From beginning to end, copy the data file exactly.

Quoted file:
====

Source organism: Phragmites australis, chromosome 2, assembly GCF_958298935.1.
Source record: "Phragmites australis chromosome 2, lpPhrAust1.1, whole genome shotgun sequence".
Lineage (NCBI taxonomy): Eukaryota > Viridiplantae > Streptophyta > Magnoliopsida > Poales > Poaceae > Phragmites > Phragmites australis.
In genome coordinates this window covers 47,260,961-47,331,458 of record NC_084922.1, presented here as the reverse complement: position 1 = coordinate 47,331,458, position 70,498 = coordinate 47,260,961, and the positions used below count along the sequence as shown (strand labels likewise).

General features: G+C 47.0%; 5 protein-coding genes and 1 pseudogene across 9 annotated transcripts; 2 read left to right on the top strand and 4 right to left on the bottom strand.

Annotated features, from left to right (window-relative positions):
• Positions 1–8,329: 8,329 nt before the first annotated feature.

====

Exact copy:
Source organism: Phragmites australis, chromosome 2, assembly GCF_958298935.1.
Source record: "Phragmites australis chromosome 2, lpPhrAust1.1, whole genome shotgun sequence".
Lineage (NCBI taxonomy): Eukaryota > Viridiplantae > Streptophyta > Magnoliopsida > Poales > Poaceae > Phragmites > Phragmites australis.
In genome coordinates this window covers 47,260,961-47,331,458 of record NC_084922.1, presented here as the reverse complement: position 1 = coordinate 47,331,458, position 70,498 = coordinate 47,260,961, and the positions used below count along the sequence as shown (strand labels likewise).

General features: G+C 47.0%; 5 protein-coding genes and 1 pseudogene across 9 annotated transcripts; 2 read left to right on the top strand and 4 right to left on the bottom strand.

Annotated features, from left to right (window-relative positions):
• Positions 1–8,329: 8,329 nt before the first annotated feature.